Cuban Foreign Minister Bruno Rodríguez stressed that the country strengthens its cooperation with United Nations mechanisms that deal with human rights when presenting the national report to the Universal Periodic Review.
'We have strictly complied with the international commitments and obligations acquired under these mechanisms,' he said, and explained that 'we are part of 44 of the 61 international human rights instruments, which places the country in the group of States with the highest level of ratifications.'
The minister said that Havana continues to promote initiatives in the Human Rights Council and in the Third Committee of the General Assembly, in defense of human rights, including the right to development and peace.
'We have consistently opposed the attempts to politically manipulate these bodies; to selectivity and double standards,' the Minister of Foreign Affairs defended.
Rodríguez also referred to the consolidation of cooperation with humanitarian and human rights organizations around the world, as well as the numerous visits made every year to the country by senior United Nations executives, their funds, programs and specialized agencies; as well as representatives of non-governmental organizations.
On the other hand, the foreign minister pointed out that despite the achievements in terms of promotion, protection, and realization of human rights, dissatisfaction persists and great efforts are made to resolve the difficulties.
In this regard, he recalled that Cuba is a small developing island country, immersed in an unfavorable international economic environment, in which irrational and unsustainable patterns of production and consumption, and market rules and international financial institutions that are not very democratic and transparent prevail.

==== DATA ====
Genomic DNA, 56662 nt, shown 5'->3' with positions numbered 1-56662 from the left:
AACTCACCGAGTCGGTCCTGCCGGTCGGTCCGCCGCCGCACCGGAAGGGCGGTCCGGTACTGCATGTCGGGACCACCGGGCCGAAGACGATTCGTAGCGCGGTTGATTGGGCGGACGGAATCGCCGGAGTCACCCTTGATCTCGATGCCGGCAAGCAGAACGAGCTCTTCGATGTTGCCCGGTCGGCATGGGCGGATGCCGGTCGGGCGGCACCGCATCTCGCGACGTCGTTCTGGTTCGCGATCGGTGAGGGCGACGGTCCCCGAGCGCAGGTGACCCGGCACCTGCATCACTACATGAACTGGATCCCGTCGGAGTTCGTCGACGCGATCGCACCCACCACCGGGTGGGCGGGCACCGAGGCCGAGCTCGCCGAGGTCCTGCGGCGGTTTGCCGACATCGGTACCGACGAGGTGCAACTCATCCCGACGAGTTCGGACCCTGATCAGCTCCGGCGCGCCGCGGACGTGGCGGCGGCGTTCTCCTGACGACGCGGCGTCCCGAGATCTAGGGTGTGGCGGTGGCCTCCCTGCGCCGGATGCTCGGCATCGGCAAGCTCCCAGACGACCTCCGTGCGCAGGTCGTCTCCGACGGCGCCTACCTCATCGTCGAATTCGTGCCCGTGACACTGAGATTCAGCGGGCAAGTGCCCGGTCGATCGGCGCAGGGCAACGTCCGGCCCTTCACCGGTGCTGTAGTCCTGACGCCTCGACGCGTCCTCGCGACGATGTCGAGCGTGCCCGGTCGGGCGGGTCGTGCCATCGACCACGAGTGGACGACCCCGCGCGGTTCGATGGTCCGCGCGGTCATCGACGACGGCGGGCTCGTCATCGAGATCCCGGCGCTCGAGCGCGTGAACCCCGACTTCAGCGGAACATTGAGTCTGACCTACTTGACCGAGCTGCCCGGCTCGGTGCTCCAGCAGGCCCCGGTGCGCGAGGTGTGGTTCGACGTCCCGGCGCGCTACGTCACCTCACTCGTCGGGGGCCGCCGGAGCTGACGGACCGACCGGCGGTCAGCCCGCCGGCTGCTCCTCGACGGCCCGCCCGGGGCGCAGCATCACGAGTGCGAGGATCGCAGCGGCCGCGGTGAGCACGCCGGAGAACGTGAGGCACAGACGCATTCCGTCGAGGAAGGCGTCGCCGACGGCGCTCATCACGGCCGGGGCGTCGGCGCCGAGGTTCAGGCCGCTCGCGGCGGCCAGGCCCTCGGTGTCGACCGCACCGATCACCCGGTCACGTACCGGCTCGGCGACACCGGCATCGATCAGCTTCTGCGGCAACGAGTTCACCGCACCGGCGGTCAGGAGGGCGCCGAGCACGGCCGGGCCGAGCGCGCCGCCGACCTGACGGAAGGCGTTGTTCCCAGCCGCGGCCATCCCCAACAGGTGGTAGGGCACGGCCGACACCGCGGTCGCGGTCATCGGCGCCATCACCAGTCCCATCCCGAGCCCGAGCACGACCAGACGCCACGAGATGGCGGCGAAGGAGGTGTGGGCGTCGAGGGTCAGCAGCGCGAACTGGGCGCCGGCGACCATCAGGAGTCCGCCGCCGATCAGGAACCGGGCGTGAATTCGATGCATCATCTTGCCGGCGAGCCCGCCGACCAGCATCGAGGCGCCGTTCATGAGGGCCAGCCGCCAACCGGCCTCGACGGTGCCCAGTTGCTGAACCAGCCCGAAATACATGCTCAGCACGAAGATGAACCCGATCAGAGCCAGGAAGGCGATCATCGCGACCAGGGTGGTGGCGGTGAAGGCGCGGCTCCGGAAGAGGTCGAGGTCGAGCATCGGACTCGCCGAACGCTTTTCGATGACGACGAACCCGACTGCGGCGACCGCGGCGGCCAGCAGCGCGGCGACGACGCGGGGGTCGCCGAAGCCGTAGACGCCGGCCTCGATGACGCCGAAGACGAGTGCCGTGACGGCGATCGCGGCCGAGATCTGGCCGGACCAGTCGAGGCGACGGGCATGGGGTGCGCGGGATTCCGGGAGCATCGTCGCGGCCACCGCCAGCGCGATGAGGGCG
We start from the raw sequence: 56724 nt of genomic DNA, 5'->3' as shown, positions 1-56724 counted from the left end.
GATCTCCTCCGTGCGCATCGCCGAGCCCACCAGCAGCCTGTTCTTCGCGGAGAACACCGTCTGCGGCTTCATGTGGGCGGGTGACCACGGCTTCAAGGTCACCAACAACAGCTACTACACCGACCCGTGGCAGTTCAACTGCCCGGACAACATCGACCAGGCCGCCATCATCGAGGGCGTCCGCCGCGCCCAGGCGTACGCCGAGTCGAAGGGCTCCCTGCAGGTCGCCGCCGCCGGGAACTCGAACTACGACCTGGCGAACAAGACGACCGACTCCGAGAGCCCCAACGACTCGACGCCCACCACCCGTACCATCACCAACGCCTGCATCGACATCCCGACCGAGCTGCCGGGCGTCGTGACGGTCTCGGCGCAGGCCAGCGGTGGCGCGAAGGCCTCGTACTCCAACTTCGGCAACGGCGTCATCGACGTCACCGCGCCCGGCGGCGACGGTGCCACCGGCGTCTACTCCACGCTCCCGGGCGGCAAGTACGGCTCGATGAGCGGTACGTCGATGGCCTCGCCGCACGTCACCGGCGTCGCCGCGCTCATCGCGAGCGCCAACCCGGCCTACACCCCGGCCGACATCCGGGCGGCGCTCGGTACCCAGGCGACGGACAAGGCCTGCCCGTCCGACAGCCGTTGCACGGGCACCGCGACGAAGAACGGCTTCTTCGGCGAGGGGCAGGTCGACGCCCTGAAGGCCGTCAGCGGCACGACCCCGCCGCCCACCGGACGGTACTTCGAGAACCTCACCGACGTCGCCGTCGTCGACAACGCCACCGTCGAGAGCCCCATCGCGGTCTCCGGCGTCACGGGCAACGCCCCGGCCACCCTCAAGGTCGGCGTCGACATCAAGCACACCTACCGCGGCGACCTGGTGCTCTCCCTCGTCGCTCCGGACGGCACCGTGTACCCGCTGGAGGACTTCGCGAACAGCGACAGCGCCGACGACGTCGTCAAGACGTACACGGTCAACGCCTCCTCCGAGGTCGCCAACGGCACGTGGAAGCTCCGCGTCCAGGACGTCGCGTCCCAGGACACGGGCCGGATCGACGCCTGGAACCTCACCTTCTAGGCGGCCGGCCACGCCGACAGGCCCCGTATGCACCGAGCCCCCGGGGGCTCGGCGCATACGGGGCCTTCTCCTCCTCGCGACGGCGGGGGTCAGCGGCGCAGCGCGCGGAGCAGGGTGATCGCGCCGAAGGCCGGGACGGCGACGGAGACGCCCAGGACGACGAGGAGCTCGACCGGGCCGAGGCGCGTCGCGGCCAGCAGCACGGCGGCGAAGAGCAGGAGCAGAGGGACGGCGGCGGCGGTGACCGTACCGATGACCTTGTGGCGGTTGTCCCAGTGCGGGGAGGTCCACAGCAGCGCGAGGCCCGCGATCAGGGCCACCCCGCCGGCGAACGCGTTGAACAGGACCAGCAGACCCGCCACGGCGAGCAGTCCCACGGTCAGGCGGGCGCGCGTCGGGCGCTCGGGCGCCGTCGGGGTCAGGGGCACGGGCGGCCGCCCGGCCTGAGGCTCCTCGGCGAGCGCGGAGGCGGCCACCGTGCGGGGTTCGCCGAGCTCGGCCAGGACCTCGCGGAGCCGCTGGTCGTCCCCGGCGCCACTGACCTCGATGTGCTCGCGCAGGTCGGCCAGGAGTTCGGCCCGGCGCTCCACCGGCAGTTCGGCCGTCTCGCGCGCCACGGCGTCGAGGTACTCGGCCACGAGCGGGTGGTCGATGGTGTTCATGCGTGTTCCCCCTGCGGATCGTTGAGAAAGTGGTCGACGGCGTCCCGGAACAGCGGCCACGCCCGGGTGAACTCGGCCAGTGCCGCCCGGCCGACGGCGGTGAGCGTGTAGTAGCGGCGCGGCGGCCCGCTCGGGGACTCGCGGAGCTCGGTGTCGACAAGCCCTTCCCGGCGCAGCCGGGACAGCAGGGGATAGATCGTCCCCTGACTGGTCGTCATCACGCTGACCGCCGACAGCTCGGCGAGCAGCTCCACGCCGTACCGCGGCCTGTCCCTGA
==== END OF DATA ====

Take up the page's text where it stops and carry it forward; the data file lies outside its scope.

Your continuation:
In addition, he stressed, we face the adverse effects of climate change and 'the impact of high-intensity natural disasters on our economy, to whose confrontation we must allocate large resources.'
Despite the complex circumstances, the country is striving to ensure that no one is ever left homeless, he said.
Consequently, the foreign minister detailed the priorities for the future, among which to continue advancing in the updating of the model of economic and social development, and the strengthening of the legal-institutional framework for the promotion and protection of human rights stand out.
He also mentioned the improvement of the political system and the Cuban model of socialist democracy; and the defense of values and of national unity and independence.
'With these objectives, we will soon embark on a process of reform of our Constitution, which will surely be characterized by broad popular participation,' he said.